"There are a lot of smart people, but I really don't think I’ve ever met someone at Jacob’s level,” Vardi continues. “He is both extremely pleasant and empathetic and people would listen to him not because he had official authority but because they had massive respect for him as well as being extremely fond of him.
“Jacob and his generation felt like they were building the country 24 hours a day, seven days a week, every wire and circuit was a Zionist act for them. The logic of their work was always ‘what solution will lead to the most economic and defense benefit for Israel.’ They perceived themselves not just as building a technological infrastructure, but also a human one. During the days they worked on development, and in the evening they trained the next generation of engineers in the Technion.”
Ziv is married to Shoshana, a former rymethics teacher. They raised their four children in Haifa, but a decade ago, in wake of his deteriorating vision as a result of a hereditary disease, the couple moved to the central Israeli suburb of Kfar Saba, next door their youngest daughter. Until about two years ago, Ziv was still able to read from a computer screen, but since then he has lost most of his sight and today is almost completely blind.
“I have an OrCam device,” he explains about the technology developed by the founders of Mobileye that latches onto glasses to help those with compromised vision. “I liked it a lot but it is only good for those whose imparied vision still allows them, for example, to see they are standing in front of a street sign or holding a bottle of pills, but can’t read what they say. Today, I use it only occasionally, when I want to read my income tax reports. What I really want to read is technical materials, but sadly it can’t help me with that,” Ziv laments.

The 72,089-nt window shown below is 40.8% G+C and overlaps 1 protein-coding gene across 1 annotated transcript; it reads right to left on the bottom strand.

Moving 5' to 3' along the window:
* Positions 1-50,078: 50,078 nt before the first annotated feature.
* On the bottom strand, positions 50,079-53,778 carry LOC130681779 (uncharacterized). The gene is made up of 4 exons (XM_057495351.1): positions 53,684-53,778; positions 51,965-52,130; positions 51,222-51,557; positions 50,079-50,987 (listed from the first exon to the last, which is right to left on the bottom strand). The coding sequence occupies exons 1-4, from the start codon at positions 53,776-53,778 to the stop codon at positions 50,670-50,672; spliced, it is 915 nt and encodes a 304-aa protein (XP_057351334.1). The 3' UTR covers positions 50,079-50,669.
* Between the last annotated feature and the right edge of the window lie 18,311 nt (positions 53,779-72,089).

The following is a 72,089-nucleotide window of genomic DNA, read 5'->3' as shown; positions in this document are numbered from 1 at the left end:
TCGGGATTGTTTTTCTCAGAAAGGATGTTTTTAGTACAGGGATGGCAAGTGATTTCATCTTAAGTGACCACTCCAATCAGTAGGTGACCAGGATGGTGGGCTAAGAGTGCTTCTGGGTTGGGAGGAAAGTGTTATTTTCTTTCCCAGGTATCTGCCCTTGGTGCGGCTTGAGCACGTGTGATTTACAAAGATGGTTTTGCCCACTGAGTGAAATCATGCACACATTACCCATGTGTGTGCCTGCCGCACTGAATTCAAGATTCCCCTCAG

Every afternoon, Ziv calls his eldest son, Noam, who lives in California, and he reads his father his emails and takes responses via dictation. Noam works in hitech and is a biotech consultant. His second daughter, Michal Ziv-Ukelson is a computer science professor at Ben Gurion University in the Negev. His third son, Atai, obtained a doctorate in economics and is today the head of a company called SolidRun which creates micro computers that cost only $45. Their youngest, Vered Reuben, studied Chinese at the Hebrew University in Jerusalem. She too now works in tech, albeit in a sales position.
Ziv still makes an effort to stay abreast in his field and he spends his time ‘reading’ with the help of audio books based on the MP3 technology he helped lay the groundwork for during the 1970s. He also has a subscription to his local library for the blind and in conversation he is still sharp and articulate, always glad to talk about literature. “Currently, I am reading Tara Westover’s book ‘Educated’, about her being raised by Mormons in Idaho while hiding from the authorities. Until the age of 17 she never even heard of the Holocaust,” he says about the book. Before that he read “Borderless Leadership”, the Hebrew-language biography of Henrietta Sold. He says that sometimes he likes to read thrillers, but jokes that “after ten bodies in one week, I’ve usually had enough.”